Israel’s President Reuven Rivlin and his wife Nachama visited the BarNoar club where Nir Katz and Liz Trobishi were murdered 8 years ago. The president encouraged the community members to keep fighting for their rights and addressed the recent controversy surrounding adoption rights for same-sex couples: “There are disagreements that bind society as a whole and we have to fight for them.”
Israeli President Rivlin visits the LGBT Center in Tel Aviv Photo Credit: Mark Nayman, GPO/ Channel 2 News
Israeli President Reuven Rivlin and his wife Nechama visited the LGBT Center in Tel Aviv today (Thursday) marking the eighth anniversary of the murderous attack at the Tel Aviv gay bar BarNoar. About 50 representatives of various organizations in the LGBT community participated in the visit.
“I am hopeful that the state will know how to act responsibly in making decisions in a way that will not exclude any population,” the president said, referring to the recent uproar surrounding the issue of adoption for same-sex couples. “A person’s preference is a person’s preference, that is how he was born. We are all human and when we love, we love.”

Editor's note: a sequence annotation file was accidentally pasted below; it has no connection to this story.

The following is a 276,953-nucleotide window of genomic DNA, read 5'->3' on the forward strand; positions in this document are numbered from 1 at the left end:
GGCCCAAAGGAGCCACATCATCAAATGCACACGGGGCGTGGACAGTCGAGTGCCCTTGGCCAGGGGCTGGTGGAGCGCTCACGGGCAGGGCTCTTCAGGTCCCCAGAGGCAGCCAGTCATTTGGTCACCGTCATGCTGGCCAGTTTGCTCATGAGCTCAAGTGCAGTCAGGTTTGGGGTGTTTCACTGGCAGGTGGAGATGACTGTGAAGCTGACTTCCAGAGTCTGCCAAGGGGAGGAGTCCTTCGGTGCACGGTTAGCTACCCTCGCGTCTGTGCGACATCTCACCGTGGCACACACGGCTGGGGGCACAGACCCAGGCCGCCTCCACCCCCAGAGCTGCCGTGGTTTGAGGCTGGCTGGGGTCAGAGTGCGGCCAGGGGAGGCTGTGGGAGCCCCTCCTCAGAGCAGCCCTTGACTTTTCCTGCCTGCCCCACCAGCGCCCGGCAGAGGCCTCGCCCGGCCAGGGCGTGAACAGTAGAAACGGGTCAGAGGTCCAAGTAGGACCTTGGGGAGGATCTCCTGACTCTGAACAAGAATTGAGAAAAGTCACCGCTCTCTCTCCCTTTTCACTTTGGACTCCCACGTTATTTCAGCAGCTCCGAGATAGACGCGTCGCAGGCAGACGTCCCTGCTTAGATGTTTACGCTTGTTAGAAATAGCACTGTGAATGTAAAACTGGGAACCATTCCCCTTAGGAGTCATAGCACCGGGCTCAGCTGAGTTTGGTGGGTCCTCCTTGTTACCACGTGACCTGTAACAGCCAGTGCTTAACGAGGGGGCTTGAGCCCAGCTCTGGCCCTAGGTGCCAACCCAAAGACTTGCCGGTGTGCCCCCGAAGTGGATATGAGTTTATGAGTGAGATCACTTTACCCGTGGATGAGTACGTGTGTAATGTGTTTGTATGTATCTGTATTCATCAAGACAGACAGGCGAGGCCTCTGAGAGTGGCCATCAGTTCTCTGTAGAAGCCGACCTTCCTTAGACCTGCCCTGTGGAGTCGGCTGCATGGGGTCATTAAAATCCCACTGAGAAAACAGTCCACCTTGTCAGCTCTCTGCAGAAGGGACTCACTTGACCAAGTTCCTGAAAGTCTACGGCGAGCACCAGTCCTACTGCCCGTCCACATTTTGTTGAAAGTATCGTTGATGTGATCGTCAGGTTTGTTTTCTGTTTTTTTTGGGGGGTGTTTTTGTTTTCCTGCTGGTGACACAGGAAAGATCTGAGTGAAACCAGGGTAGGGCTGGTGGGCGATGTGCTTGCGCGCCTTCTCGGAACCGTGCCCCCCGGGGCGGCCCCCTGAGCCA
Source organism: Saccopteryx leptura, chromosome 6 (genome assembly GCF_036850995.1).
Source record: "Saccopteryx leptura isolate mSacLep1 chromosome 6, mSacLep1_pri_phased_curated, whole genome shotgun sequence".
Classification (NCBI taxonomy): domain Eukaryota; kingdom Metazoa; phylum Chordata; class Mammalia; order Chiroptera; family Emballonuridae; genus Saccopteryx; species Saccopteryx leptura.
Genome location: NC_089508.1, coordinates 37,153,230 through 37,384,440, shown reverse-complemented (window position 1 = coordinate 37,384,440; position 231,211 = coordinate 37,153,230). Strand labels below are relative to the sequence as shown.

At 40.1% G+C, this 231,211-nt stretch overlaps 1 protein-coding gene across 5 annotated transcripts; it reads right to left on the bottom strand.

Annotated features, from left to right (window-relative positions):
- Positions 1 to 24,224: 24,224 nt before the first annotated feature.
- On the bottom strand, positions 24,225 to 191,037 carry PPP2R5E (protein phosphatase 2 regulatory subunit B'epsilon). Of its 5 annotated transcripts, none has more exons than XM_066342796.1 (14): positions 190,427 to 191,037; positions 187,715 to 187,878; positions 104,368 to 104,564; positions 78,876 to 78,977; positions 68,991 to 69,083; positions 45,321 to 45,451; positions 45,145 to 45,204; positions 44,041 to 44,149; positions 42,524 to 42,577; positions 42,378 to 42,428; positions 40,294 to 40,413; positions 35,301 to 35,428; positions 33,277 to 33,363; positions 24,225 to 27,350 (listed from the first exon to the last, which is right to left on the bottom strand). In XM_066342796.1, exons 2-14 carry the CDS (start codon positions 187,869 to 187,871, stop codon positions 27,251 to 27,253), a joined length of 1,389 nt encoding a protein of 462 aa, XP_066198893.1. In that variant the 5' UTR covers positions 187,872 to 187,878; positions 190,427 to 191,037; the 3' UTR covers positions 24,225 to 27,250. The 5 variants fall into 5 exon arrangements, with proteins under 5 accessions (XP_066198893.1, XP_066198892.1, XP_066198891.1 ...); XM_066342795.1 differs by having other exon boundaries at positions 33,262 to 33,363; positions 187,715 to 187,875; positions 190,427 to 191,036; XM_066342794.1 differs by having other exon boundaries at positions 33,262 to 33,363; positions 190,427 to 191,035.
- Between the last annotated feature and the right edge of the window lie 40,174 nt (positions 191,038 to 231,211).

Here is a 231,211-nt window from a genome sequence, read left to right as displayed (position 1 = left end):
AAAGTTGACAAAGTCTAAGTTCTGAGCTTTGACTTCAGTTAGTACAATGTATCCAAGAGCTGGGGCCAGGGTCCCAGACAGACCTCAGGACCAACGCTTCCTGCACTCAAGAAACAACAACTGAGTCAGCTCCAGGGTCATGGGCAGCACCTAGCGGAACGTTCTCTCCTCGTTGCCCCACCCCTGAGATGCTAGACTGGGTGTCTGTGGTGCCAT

Nechama Rivlin at the LGBT Center
The president bolstered the members of the LGBT community, urging them to continue to fight for their rights. “The gay community is an inseparable part of Israeli society,” he said. “We must not give up, God forbid. There are disagreements that bind society as a whole, and we have to fight for them, for society’s character. Each according to his beliefs.”
Tel Aviv Mayor Ron Huldai also took part in the meeting and addressed the claims that there is no need for a place like the BarNoar Club. “There are those who have said and some still say that there is no need [for such a place], but as long as discrimination exists, there is a need,” he said. “Unfortunately, we are far from saying that there is equality- both in consciousness and in practice.”
Chairperson of the LGBT Association Chen Arieli added that “we have a large and strong community that for 40 years has been forced to take care of itself, to establish a wide network of organizations, to provide solutions, to fight for our rights in the courts. A community that includes victims of violence, prostitution, neglect, discrimination, suicide. We appreciate this historic and important visit, but at the same time we are tired and exhausted by promises that do not advance anything and we expect our country to make clear and practical declarations. True equal rights- in actuality, and not just on paper.”